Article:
Ontario Construction News staff writer
Toronto’s SickKids Hospital is preparing to start construction of two major buildings, the first of which will break ground this October.
The first structure, the Patient Support Centre, will house the SickKids Learning Institute with 1,200 world-class trainees, a Simulation Centre for hands-on teaching, and provide 6,000 professionals, management and support staff with up-to-date spaces to do their best work, the hospital says in a statement.
“The second building, the Peter Gilgan Family Patient Care Tower, will house critical care and inpatient units. It will reflect the very latest in medical design: private one-family rooms, dedicated mental-health beds, a state-of-the-art blood and marrow/cellular transplant therapy unit, specialty operating theatres, advanced diagnostic imaging facilities, and a vastly expanded emergency department,” SickKids said in a news release announcing a $100 million contribution from the Peter Gilgan Foundation, which it described as the it’s largest-ever contribution.
In 2017, the hospital said it had closed a $300 million offering of series B Senior Unsecured Debentures, to finance the hospital’s multi-year infrastructure transformation project.
B & H Architects has designed the new 22-storey patient support centre, and PCL will build the structure. Engineering consultants include Entuitive and The Mitchell Partnership.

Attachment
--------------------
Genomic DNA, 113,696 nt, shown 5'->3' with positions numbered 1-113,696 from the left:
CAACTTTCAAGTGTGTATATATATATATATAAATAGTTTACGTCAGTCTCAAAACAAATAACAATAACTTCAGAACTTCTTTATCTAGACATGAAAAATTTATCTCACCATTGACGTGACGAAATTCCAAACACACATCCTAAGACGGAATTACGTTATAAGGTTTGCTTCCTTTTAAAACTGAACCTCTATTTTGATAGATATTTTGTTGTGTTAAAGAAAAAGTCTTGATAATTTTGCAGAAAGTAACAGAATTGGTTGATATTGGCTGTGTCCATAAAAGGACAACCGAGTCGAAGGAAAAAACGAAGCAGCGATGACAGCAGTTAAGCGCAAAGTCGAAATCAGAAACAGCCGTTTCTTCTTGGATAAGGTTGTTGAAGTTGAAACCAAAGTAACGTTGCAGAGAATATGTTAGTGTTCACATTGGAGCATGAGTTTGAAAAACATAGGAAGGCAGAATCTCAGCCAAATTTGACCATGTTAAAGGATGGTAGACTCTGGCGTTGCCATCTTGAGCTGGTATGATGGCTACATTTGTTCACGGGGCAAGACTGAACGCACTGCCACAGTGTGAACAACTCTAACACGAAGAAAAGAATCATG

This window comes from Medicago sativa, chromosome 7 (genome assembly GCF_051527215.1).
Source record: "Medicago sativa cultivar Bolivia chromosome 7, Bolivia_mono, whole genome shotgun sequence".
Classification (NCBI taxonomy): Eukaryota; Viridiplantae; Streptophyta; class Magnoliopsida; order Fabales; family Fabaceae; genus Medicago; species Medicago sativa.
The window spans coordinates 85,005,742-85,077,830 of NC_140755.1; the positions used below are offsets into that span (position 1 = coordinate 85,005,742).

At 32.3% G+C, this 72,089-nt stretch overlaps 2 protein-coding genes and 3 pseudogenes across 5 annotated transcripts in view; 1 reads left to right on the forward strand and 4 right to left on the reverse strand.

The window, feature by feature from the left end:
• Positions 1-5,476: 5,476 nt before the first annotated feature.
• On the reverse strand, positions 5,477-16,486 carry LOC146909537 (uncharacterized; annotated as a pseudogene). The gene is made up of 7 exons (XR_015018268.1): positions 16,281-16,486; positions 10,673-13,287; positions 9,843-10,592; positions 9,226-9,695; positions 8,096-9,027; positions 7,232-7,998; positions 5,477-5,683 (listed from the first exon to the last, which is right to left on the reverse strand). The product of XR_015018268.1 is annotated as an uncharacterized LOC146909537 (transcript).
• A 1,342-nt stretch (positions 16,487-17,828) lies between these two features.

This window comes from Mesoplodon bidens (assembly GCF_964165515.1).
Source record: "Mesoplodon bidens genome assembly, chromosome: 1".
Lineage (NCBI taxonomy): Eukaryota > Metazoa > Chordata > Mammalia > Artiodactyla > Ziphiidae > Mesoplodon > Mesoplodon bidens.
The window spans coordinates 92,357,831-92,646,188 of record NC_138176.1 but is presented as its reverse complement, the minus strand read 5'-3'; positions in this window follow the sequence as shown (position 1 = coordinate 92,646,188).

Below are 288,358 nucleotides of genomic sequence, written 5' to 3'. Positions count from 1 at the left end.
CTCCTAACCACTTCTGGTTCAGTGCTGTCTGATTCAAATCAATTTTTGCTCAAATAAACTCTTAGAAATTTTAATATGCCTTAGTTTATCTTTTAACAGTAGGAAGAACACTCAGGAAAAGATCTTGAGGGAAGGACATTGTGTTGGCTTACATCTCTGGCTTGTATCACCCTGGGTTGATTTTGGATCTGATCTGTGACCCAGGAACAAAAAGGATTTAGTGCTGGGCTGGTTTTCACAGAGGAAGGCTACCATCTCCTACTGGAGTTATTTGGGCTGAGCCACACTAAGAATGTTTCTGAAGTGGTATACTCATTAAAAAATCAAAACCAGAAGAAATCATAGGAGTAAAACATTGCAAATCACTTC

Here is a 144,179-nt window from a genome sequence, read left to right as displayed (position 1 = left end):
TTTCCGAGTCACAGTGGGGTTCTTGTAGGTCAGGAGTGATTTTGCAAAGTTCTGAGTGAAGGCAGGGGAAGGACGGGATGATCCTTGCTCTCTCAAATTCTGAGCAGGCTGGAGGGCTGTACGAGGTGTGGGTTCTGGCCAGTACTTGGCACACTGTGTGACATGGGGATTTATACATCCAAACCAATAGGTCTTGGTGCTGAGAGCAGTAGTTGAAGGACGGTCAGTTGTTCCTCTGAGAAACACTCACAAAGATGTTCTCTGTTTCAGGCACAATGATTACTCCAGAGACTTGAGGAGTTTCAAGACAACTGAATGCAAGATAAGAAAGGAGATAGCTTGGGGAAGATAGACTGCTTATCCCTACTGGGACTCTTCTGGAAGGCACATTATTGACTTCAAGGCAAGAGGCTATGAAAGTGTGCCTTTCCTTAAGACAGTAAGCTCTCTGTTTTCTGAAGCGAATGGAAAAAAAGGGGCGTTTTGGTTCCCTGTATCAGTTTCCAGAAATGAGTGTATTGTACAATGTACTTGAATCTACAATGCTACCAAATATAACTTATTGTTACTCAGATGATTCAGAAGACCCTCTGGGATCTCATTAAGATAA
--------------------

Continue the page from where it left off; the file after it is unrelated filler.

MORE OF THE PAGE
“SickKids’ current infrastructure is not meeting the needs of today’s patients,” Dr. Michael Apkon, the hospital’s president and CEO, said in 2017. “To address both current and future needs, we require spaces that are flexible, accommodate evolving technologies, and take into account rising hospital patient activity and acuity.”
“We are at an important crossroads. Investments in physical infrastructure are urgently needed to ensure Ontario’s children receive the best care available. Our investors will play an integral role in addressing today’s challenges while bringing our future vision to life.”
Crews are currently demolishing the eight-storey Elizabeth McMaster Building at Elm and Elizabeth Streets (built in 1982), to make room for the Patient Support Centre at 175 Elizabeth St.